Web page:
Toward a Methodology for Liberation
As the social philosopher Isaiah Berlin reminds us, when he paraphrases the German poet Heinrich Heine, "Philosophical concepts nurtured in the stillness of a professor's study could destroy a civilization." 1 But for this to happen, now to paraphrase Plato, the interests of political power and those of moral philosophy must coincide. Whether for destructive or constructive ends, the mixture of ideas and power has always been volatile. History is replete with political and economic elites who have maintained their social positions through the manipulation of intellectually inspired but commonly held beliefs to justify various political activities and particular economic arrangements. And not unexpectedly, the development and acceptance of particular theologies that give meaning to common beliefs, have often been used to the advantage of those in power, regardless of theological merit. What is it, then, about the dynamic of a particular theoretical or theological impetus that gives it a certain direction as well as potential for co-optation by others?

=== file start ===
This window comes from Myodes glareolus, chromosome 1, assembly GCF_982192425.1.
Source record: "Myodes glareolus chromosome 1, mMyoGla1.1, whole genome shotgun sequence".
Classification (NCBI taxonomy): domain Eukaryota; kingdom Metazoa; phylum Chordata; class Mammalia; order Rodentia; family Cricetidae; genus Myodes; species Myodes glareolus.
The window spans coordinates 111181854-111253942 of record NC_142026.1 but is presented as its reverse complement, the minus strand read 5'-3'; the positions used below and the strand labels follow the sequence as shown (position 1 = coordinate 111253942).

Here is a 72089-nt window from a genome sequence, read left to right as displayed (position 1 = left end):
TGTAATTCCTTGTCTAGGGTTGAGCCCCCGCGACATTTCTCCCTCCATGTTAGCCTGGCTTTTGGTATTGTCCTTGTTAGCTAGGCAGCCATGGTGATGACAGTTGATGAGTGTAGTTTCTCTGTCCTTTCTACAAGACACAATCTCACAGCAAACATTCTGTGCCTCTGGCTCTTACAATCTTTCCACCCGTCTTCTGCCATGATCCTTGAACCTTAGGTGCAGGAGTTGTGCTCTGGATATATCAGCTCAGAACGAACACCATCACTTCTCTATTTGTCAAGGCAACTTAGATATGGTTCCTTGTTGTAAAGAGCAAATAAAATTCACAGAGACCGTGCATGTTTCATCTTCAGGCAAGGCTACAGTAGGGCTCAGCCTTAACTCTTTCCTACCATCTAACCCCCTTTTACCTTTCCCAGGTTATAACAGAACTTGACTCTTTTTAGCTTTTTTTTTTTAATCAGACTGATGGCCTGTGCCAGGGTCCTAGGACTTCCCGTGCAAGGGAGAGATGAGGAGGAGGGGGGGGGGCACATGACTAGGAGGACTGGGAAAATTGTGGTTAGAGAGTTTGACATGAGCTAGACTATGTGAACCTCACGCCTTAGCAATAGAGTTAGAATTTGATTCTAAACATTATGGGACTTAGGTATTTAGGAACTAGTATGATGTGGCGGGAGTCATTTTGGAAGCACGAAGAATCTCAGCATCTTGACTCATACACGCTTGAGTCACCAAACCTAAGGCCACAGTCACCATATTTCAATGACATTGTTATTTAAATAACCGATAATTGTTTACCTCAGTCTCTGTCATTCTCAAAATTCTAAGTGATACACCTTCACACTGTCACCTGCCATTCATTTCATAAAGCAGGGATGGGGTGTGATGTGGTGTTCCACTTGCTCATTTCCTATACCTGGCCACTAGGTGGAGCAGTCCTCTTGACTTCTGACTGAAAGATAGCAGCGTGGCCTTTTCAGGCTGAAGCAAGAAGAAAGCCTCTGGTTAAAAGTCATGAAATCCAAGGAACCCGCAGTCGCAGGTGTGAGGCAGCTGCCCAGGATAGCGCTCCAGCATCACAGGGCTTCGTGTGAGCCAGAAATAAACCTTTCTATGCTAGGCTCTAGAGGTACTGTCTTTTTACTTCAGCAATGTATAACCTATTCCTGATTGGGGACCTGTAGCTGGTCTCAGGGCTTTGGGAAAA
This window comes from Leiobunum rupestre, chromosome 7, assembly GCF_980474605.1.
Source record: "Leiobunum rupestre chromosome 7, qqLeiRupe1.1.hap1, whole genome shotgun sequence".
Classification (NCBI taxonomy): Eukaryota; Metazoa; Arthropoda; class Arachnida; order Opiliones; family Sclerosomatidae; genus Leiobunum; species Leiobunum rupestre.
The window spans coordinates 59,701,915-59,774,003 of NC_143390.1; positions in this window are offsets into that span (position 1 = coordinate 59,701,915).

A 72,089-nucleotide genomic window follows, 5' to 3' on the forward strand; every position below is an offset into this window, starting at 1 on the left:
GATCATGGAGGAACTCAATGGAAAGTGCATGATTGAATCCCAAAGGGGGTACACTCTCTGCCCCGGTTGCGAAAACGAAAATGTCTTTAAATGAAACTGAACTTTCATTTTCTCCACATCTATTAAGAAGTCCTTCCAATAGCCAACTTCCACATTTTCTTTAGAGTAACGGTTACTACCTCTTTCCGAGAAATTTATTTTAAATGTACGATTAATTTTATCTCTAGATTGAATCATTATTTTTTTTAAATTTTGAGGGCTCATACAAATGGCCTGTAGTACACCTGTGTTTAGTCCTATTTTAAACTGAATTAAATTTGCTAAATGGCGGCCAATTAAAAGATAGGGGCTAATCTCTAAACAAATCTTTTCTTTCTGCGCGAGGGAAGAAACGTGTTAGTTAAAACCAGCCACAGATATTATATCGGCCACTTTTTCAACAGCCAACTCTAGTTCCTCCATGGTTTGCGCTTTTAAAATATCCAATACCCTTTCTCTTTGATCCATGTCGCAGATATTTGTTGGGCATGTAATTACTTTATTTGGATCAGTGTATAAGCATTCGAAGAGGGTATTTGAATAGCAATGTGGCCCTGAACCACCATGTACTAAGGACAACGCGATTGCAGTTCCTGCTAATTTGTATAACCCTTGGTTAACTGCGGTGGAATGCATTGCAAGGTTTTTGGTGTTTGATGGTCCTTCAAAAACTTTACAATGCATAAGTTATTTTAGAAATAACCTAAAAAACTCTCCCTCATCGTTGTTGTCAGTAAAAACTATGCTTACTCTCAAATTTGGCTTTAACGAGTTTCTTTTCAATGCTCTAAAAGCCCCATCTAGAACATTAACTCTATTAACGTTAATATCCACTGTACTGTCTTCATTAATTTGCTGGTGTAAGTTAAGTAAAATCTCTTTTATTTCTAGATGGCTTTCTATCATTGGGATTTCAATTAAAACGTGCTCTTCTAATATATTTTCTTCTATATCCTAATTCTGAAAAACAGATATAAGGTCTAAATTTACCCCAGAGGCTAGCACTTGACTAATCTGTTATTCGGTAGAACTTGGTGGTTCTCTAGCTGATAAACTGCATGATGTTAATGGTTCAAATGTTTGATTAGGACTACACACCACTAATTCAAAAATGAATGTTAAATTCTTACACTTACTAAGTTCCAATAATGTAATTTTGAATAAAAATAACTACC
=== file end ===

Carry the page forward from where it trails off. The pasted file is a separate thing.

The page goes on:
One of the characteristics of Western religious thought has been its relatively easy adaptability by various elites in providing ideological support for a variety of political regimes. Historically, such adaptation has been most successful as a result of the manner in which religious beliefs have been systematized to explain the supernatural